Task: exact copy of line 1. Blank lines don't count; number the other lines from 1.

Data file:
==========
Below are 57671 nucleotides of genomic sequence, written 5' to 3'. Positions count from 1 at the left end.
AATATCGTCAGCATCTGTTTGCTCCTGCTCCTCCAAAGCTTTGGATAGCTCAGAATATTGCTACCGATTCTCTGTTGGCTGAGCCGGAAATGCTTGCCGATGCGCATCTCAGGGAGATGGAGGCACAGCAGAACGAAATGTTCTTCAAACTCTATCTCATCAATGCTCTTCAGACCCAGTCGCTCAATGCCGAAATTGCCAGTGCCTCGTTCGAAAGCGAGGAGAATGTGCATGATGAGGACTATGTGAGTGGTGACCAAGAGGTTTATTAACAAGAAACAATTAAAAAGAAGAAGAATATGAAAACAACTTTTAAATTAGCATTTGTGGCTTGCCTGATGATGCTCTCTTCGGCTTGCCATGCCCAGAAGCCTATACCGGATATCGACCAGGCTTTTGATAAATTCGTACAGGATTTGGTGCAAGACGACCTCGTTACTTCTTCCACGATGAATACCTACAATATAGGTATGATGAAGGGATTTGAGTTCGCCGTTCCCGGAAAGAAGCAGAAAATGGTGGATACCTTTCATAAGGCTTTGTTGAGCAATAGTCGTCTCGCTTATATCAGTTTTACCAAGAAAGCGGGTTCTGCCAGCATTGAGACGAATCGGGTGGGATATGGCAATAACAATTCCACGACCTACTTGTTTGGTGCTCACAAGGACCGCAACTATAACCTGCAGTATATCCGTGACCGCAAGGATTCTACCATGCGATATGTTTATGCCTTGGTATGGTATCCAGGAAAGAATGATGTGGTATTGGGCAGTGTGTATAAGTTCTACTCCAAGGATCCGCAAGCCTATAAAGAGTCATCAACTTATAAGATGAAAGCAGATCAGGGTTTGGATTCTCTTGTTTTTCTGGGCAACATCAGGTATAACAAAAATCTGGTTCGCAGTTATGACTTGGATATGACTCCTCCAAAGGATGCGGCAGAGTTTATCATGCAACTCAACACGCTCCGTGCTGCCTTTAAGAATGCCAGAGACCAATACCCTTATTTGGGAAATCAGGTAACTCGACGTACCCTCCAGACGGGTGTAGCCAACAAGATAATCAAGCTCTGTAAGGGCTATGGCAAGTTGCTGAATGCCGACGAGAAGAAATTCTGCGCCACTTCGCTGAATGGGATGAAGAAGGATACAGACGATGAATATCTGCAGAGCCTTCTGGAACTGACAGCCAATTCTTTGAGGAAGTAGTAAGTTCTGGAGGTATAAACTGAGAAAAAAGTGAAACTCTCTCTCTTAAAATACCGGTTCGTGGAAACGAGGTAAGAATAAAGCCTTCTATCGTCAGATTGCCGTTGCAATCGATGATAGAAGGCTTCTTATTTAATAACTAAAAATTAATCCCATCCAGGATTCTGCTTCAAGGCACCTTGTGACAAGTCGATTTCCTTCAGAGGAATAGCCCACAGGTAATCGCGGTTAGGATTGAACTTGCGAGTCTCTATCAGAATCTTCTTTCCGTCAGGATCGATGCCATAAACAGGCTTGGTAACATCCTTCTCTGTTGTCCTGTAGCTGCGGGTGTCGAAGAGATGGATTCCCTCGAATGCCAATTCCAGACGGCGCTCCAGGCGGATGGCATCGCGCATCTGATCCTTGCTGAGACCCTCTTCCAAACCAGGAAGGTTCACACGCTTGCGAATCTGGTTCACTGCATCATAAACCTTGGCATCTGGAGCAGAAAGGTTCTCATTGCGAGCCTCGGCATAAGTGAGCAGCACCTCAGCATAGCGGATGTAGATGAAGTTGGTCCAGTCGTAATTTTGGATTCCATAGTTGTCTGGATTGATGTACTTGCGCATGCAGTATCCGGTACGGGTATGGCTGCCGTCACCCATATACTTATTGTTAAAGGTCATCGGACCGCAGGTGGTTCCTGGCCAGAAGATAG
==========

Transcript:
Below are 57671 nucleotides of genomic sequence, written 5' to 3'. Positions count from 1 at the left end.